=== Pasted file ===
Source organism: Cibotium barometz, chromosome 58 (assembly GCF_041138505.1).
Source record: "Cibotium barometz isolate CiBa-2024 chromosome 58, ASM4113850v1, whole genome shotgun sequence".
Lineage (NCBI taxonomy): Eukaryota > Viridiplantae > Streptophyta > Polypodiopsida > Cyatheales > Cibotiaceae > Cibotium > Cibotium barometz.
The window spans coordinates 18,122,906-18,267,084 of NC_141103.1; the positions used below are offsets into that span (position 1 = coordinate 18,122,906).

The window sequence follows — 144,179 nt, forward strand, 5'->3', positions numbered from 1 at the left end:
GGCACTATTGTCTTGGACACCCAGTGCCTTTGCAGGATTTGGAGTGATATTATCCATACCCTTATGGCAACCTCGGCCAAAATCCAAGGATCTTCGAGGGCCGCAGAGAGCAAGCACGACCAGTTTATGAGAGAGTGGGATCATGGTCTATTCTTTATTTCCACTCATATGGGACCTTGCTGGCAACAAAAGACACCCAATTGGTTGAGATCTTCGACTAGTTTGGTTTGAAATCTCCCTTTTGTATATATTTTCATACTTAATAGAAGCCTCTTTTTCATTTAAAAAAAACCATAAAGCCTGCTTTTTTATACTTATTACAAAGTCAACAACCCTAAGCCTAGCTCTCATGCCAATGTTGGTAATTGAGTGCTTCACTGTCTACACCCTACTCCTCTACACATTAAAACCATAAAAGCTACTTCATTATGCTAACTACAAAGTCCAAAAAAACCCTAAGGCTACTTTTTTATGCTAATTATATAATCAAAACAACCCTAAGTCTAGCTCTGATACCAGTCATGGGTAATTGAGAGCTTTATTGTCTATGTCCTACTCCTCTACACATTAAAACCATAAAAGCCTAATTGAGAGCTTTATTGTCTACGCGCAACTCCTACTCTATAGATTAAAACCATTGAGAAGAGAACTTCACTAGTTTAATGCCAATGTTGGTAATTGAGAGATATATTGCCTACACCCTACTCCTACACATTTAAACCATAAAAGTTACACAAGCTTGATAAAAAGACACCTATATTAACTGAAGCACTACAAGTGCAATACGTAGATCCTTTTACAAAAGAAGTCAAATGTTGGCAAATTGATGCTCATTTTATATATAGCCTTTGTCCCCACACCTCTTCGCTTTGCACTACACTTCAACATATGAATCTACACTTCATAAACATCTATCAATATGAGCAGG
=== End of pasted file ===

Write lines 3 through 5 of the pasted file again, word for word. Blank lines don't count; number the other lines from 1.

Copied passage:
Lineage (NCBI taxonomy): Eukaryota > Viridiplantae > Streptophyta > Polypodiopsida > Cyatheales > Cibotiaceae > Cibotium > Cibotium barometz.
The window spans coordinates 18,122,906-18,267,084 of NC_141103.1; the positions used below are offsets into that span (position 1 = coordinate 18,122,906).

The window sequence follows — 144,179 nt, forward strand, 5'->3', positions numbered from 1 at the left end: